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MMD > Archives > July 2004 > 2004.07.09 > 05Prev  Next

How I Became Interested in Mechanical Music
By Bruce Clark

I was born and raised in Rochester New York.  When I was in fourth
grade in 1945, my older cousins worked at Seabreeze Amusement Park
and cousin Kirk Howland had a job running the merry-go-round for the
summer.  At that time, the Wurlitzer 165 band organ was located in the
center of the merry-go-round.  I enjoyed the music, but never got a
chance to see the organ because of its location.  Several years later
it was moved to a corner of the building, with red painted wooden
rocking chairs facing it, so that patrons could sit and enjoy the

The next mechanical musical instrument I heard was the Aeolian pipe
organ in the home of George Eastman.  Our 5th grade went on a tour of
the home, then turned to a museum.  Mr. Eastman died in 1934, but made
a provision to keep his servant, Nathaniel, on the payroll and working
at the house.  Nathaniel knew how to operate the roll player mechanism
and would demonstrate it to all who visited the house.

I was so fascinated with the music, I returned to the house many times
and became friends with Nathaniel.  Eventually he allowed me to choose
two rolls from the roll library and play them on the single roll player
contained in a mahogany lift-top cabinet located to the left of the
stairway in the front hall of the mansion.

I remember being allowed to press the mother-of-pearl push-button
switch on the organ console to start the blower, and go to the hallway
and lift the lid of the player mechanism and insert a roll and set the
tempo, and press another push button to start the player.  Next, I
would run up the stairway and sit on a bench near the organ grillwork
and listen to the music until the roll ended.  I would have played
rolls all day, but Nathaniel set a limit of two rolls, and my time
was up!

The organ still exists but is in sad condition.  One of the pipe
chambers was removed by poor-thinking management and turned into a room
for other displays.  Other parts are leaking air and the organ needs
major renovation, which hopefully is being considered.

My next exposure to mechanical music was at a cousin's house in
Massachusetts.  In the living room was a DeRivas and Harris player
piano and several boxes of rolls.  I was so fascinated with the player
I played rolls all day long.  Fortunately, it was summer and the rest
of the family, who did not share my enthusiasm, could be outside and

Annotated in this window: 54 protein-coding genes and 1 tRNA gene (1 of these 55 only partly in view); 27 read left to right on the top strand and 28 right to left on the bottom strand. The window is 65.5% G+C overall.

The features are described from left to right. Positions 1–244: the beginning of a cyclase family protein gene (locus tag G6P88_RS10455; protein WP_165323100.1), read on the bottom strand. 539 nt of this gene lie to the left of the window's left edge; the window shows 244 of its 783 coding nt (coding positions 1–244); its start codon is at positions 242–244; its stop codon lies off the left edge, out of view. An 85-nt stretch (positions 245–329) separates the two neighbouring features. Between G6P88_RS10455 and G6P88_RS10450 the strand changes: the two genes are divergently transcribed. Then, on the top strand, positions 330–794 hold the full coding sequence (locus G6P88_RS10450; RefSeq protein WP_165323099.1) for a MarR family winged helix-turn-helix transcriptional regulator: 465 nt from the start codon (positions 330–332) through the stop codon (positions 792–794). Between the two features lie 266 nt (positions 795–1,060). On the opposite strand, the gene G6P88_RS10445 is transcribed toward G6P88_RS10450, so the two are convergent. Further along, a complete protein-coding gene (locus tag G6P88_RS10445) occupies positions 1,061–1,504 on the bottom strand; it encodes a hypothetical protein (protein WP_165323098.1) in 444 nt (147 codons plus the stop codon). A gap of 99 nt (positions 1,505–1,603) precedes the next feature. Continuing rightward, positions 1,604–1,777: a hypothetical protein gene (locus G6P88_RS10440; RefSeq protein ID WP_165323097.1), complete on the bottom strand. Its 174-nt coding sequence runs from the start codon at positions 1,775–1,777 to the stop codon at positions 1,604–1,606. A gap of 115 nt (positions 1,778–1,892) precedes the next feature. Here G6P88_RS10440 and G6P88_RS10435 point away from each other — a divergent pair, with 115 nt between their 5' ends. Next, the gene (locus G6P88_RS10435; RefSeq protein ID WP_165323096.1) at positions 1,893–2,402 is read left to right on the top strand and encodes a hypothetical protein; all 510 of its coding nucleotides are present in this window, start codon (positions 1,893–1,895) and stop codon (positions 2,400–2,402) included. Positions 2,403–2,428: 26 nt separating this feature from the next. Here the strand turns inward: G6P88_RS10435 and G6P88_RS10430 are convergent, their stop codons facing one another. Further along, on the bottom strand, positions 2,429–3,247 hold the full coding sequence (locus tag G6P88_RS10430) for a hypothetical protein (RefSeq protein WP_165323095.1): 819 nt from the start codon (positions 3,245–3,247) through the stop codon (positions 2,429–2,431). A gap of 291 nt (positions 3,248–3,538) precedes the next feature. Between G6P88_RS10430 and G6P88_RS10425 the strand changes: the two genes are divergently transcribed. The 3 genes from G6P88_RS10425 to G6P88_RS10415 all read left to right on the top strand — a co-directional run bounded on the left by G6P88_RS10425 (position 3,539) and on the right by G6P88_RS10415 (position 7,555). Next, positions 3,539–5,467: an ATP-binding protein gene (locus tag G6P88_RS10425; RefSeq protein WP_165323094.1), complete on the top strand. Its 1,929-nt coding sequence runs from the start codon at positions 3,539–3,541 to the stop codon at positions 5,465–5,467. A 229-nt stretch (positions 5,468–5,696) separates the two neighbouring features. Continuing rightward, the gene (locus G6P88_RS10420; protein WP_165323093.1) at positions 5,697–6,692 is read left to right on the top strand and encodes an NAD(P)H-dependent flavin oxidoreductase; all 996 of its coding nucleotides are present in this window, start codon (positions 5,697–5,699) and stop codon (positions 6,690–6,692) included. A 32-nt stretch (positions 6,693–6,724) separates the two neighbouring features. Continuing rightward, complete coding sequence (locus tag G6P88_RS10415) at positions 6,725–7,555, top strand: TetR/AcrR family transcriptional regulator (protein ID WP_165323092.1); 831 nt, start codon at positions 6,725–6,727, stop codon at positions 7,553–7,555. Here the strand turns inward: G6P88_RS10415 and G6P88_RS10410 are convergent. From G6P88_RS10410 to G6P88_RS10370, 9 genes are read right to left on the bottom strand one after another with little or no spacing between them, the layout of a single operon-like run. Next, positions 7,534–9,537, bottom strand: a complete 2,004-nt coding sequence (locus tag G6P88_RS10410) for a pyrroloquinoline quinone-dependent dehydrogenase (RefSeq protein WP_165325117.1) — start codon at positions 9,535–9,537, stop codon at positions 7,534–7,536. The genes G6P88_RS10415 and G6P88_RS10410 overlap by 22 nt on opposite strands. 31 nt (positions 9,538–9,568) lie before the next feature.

able to talk without being overpowered by the music.

About the time I entered high school, my dentist had a dental office
adjoining his home.  In the living room was a Franklin Ampico grand
piano that had recently been refurbished by Mr. Wells Benedict, head of
the service department at the Ampico factory in nearby East Rochester.
There was a door from the waiting room leading to the living room.
Often the dentist's wife would play Ampico rolls for the enjoyment of
those waiting or having dental work.  Several times she allowed me to
play rolls on the Ampico and invited me to her home on a Saturday when
I could set the modify switch on brilliant instead of subdued (when the
office had patients).  It was then I decided that someday I would have
an Ampico of my own.

It only took a year or two, and my dream came true.  I purchased a
J & C Fisher model B Ampico that had been "patched".  It played, but
had some problems.  I was still a teenager and had very little money to
work with; I had to figure out the mechanism and do my own restoration.

A couple of old timers who had worked at the Ampico factory, Mr. George
Binder and Mr. Max Dechau, were very patient and extremely helpful in
showing me how to use hot glue and recover bellows correctly.  Eventually
I had the Fisher playing to factory specifications, and enjoyed it for
many years.

Once hooked on the hobby of mechanical music one tends to want more.
It was still the 1950's and I purchased other reproducing pianos,
including a Steinway Duo-Art upright for $50.00, a Marshall and Wendell
Ampico upright, and many others, restoring them, eventually and
reluctantly selling them.

At the time, many music stores would remove the mechanism of a
reproducing piano and sell it as a straight piano, saying that the
mechanism was too much trouble to bother with.  Often I would receive
a call to remove and keep a mechanism for my efforts in their removal.
My parents were not too happy about this until they realized that
I was making money.  Slowly I began to work on more players for others
and eventually started doing some tuning of pianos and pipe organs.
It became my profession until I retired in 1995.

Today, I have downsized to a Haines baby upright Ampico and a nice
collection of rolls that I enjoy very much.

Bruce Clark

(Message sent Fri 9 Jul 2004, 13:42:47 GMT, from time zone GMT-0700.)

Key Words in Subject:  Became, How, I, Interested, Mechanical, Music

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